NBCH has a membership of 53 coalitions across the United States representing over 4,000 employers and approximately 35 million employees and their dependents.

A detailed agenda for the PHA Forum 2014 is available here. For more information, or to register click here.

DEADLINE EXTENDED for PHA Forum 2014 International Symposium Call for Papers – May 15

The Population Health Alliance has extended the Call for Proposals for the 4th International Symposium of Wellness and Chronic Care to be held at the PHA Forum 2014, December 10-12, in Scottsdale, Arizona. The theme is Collaborate + Communicate = Engage with a focus on best practices, outcomes and replicability of findings.  Find out more about PHA Forum 2014
 
This year, the call for proposals is very different… and exciting. Begin your abstract submission.
 
The International Symposium on Wellness & Chronic Care, held in conjunction with the PHA Forum, will facilitate a comprehensive exchange of information on wellness, prevention, chronic condition management and other population health strategies from around the globe. The primary presenter must live and work full time outside of the United States; proposals without an international representative will not be considered.
 
All abstracts must be submitted online through the PHA Forum 2014, by the EXTENDED DEADLINE, May 15, 2014. 
 
You do not need to be a PHA member to submit a proposal. 
 

Interview with PHA Executive Director: From CCA to the Population Health Alliance

Fred Goldstein, interim Executive Director of the Population Health Alliance was interviewed at the HIMSS 2014 conference, in Orlando, about the re-branding of the Care Continuum Alliance to the Population Health Alliance, the association’s research and advocacy priorities, and the annual conference, PHA Forum 2014.

Worth watching:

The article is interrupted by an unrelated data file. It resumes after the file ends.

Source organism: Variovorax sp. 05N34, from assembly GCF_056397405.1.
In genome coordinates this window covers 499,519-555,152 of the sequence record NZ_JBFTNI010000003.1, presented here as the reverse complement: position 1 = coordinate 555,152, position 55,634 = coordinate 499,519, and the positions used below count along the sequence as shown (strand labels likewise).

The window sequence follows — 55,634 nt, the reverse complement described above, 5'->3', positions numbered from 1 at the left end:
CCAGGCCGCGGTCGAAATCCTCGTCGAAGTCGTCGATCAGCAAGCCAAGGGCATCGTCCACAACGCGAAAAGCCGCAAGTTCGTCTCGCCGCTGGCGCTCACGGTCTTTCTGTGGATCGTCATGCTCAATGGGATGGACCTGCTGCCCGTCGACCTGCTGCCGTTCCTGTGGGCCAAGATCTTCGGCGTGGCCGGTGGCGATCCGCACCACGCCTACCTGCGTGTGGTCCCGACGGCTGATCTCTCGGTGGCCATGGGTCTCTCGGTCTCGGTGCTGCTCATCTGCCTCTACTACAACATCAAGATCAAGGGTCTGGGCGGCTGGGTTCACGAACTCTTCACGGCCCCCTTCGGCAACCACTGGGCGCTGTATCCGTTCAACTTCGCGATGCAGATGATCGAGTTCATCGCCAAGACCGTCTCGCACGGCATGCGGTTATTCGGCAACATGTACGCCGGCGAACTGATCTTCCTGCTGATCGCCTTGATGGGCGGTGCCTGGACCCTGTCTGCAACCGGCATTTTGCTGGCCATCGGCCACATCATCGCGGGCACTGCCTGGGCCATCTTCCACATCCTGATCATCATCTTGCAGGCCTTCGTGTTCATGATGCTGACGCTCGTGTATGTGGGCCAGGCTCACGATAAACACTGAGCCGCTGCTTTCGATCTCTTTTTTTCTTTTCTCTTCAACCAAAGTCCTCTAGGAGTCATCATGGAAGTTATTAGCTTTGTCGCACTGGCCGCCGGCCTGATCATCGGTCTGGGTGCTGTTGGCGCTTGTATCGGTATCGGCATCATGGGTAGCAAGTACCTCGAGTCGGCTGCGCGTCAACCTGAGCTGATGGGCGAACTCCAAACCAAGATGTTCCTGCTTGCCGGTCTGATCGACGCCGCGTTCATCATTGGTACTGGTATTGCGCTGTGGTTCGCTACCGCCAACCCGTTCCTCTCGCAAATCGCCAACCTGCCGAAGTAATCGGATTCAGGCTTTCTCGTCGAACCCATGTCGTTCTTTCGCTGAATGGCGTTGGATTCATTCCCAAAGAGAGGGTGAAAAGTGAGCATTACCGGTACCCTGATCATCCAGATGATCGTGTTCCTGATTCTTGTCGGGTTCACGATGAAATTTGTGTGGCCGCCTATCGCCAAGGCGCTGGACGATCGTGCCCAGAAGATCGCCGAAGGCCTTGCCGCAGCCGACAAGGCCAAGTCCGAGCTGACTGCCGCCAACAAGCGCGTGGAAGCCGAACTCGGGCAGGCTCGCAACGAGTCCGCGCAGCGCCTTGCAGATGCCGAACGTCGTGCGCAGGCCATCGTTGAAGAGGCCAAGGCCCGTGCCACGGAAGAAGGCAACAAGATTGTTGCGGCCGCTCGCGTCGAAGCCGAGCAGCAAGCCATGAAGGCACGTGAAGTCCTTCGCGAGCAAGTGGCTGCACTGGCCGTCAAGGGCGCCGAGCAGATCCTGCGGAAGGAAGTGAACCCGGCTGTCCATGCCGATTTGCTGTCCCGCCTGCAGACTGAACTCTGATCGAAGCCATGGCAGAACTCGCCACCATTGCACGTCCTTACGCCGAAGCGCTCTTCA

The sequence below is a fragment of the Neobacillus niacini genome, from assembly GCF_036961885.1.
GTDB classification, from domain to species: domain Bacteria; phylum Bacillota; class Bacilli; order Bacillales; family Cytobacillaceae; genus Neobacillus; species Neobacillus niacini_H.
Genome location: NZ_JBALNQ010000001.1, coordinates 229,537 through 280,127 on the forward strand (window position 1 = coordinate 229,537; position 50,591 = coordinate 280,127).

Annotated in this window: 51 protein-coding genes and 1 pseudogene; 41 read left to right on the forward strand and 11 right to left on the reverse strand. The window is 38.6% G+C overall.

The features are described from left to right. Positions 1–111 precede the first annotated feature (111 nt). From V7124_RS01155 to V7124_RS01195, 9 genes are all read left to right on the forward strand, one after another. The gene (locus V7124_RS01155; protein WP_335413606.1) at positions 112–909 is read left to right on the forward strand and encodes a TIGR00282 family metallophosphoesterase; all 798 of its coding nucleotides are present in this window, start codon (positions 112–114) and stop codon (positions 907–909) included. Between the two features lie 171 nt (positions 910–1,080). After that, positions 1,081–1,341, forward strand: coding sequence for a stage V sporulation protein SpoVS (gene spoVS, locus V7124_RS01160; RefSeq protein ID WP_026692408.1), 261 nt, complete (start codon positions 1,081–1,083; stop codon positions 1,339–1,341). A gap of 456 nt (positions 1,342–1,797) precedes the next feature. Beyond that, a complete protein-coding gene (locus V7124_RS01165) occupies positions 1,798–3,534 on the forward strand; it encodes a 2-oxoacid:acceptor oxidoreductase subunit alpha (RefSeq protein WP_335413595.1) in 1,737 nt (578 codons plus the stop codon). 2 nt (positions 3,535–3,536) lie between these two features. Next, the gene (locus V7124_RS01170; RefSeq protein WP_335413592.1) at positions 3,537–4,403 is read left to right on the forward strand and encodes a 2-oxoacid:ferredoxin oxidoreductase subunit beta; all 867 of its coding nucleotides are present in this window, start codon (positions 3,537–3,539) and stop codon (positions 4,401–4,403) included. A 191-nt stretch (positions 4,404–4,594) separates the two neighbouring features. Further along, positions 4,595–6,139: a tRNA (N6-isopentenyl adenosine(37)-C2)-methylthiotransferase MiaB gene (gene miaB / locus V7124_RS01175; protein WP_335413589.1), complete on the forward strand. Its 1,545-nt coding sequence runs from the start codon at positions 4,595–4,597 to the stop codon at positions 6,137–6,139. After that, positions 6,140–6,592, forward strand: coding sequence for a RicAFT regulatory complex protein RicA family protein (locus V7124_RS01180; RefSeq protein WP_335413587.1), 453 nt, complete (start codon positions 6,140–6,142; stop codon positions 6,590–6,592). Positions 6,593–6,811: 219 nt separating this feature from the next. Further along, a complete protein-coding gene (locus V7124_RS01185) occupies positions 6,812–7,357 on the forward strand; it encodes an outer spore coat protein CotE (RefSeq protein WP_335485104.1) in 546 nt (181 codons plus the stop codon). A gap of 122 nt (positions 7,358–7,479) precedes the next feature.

PHA Forum Logo Final-01

NEW at CCA Forum 2013: Walking Learning Labs

Care Continuum Alliance Forum 2013This year the CCA Forum has made it easier than ever to make meaningful, face-to-face connections between attendees and exhibitors through our new Walking Learning Labs.

These unique, hands-on demonstrations are intended to help you determine the value of specific solutions for your organization. The Walking Learning Labs are guided and facilitated by CCA researchers and provide attendees with an opportunity to explore particular areas of interest throughout the exhibit hall. Register today!

Walking-Learning-Labs

Partners’ Center for Connected Health: CCA Members Employee Wellness Showcase

Partners HealthCare Center for Connected Health's 2012 Progress Report Forward CurrentsEmployee wellness competition shown to statistically reduce weight, improve BMI and significantly greater satisfaction with weight by MGH employees

Partners’ Center for Connected Health (CCH) and Massachusetts General Hospital (MGH) at Revere partnered in a joint effort to improve employee wellness. Utilizing an activity monitor, 37 employees participated in a 6 month challenge to increase physical activity and decrease weight. Every month, employees experienced new and fresh program challenges such as the “buddy system,” “frenemies” and “top your highest score.” This wellness program measured step count, self-reported weight data, and dietary habits through surveys and activity data reports.

Employee weight and BMI decreased significantly during the six month program. On average, weight decreased by 4.56 lbs (M= 167.29, SD = 50.58) to M = 162.73, SD = 46.40); t(29) = -2.75, p = 0.010) and BMI decreased from a mean of 29.33 (SD = 8.66) to 28.52 (SD = 7.99) (t(25) = -2.52, p = 0.0186). In addition, employees reported being more satisfied with their weight at the end of the program (t(34) = 3.055, p = 0.004). There was no change in self-rated health.NEWM_2013_Supporter_Logo_f

Employees agreed that since joining the program they were more likely to make choices that increased their physical activity (81%), felt better about themselves (70%), were better able to reach their physical activity goals (57%), and had improved weight control (56%). Seventy-seven percent agreed that competing with other employees helped them to be more active. Ninety-one percent said they were satisfied with the program.